The female subjects of Sasha Ira’s drawings are at varying stages of life, symbolically encountering strings that bind them or a surrounding growth of flora. The artist’s knack for subtle expression offers differing impressions of control in how these women grapple with what’s enveloping them. In her current show at Haven Gallery in Northport, New York, “Devenir,” Ira’s graphite renderings are mixed with acrylics, colored pencil, and other mediums for pops of vibrancy. The show runs through Sept. 11.
In this body of work, the influence of Japanese art and culture is felt throughout, whether traditional ukiyo-e works or modern manga. The gallery comments on what these figures represent: “These figures represent not only Ira, but all of mankind as everyday brings each one of us something new requiring a change not just within ourselves but within the world around us as well,” it says. “How we handle these constants results in our continual evolution and inexorable state of “becoming” as human beings.”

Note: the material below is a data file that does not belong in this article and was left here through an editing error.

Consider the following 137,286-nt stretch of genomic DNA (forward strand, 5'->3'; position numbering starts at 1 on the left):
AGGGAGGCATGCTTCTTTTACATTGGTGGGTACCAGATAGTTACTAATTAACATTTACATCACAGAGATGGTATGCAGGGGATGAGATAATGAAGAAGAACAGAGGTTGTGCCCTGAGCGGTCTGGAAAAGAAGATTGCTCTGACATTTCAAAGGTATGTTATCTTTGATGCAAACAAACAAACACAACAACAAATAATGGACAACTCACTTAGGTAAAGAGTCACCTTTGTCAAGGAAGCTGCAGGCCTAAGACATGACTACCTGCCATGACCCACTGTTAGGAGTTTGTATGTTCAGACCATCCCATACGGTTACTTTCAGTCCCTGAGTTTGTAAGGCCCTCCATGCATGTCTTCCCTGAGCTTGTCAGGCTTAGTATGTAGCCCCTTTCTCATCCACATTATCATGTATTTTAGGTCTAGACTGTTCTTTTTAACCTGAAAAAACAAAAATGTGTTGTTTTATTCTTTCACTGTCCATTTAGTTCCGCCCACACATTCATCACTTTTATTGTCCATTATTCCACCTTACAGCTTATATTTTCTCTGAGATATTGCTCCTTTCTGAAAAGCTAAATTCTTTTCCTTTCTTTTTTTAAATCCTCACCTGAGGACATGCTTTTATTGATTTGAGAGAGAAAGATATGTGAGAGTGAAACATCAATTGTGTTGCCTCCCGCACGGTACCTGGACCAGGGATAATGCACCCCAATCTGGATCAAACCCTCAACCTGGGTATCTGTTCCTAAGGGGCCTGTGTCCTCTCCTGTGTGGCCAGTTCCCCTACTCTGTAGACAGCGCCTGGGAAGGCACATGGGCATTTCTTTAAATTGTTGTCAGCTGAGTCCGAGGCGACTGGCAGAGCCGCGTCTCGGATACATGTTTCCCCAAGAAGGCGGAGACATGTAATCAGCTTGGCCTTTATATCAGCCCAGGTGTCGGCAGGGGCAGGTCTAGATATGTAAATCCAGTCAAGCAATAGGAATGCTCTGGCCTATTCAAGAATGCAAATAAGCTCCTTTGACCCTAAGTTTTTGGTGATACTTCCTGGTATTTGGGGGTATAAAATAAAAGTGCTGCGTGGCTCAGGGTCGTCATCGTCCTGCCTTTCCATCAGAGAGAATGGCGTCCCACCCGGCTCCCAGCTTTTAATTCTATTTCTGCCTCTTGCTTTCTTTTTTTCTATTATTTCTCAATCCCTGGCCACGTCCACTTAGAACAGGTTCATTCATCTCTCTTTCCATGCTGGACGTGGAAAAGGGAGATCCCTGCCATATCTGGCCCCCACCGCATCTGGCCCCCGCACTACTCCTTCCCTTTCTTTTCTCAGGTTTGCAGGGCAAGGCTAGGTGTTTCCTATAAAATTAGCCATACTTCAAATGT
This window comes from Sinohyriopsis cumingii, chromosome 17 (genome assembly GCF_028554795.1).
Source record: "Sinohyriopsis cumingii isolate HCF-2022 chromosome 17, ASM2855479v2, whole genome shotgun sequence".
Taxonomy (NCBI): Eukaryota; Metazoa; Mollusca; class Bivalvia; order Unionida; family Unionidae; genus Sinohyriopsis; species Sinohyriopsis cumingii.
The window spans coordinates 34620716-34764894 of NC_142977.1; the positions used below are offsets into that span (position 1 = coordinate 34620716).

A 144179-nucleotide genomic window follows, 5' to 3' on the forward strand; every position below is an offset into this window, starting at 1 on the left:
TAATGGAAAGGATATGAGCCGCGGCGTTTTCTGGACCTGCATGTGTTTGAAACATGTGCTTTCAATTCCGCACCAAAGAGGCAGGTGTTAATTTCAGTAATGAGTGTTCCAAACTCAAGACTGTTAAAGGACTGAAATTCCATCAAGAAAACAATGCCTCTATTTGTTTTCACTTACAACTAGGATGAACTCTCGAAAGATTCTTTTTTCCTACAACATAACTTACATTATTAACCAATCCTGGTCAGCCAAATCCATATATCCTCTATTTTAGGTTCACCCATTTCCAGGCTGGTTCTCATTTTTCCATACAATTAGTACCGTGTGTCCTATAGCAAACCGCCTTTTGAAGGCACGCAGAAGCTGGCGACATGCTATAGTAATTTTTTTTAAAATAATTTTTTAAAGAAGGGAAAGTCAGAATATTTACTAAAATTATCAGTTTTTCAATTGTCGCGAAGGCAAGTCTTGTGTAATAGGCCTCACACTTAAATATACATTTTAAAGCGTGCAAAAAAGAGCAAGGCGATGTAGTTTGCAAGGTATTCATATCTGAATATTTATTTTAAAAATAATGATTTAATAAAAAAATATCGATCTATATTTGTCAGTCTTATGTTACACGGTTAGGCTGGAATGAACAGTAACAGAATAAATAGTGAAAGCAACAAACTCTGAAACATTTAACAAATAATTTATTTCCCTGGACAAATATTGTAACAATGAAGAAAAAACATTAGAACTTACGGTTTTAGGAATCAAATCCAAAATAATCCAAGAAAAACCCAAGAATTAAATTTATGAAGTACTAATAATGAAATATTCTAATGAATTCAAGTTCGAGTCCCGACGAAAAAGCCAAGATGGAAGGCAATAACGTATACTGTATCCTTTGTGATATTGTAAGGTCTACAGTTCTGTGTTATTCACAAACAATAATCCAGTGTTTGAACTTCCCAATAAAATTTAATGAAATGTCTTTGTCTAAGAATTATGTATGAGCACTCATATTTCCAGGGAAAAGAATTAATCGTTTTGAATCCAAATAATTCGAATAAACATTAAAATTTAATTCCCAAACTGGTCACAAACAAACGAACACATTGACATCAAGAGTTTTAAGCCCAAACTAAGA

The inclusion of the preceding studies of certain works, like “Hypnopompia,”above, show the evolution in how these works came to be. You see not only the tightening of the string around the subject’s neck, but a deeper serenity in the final product. (The phrase “hypnopompia” refers to the state of consciousness coming out of sleep.”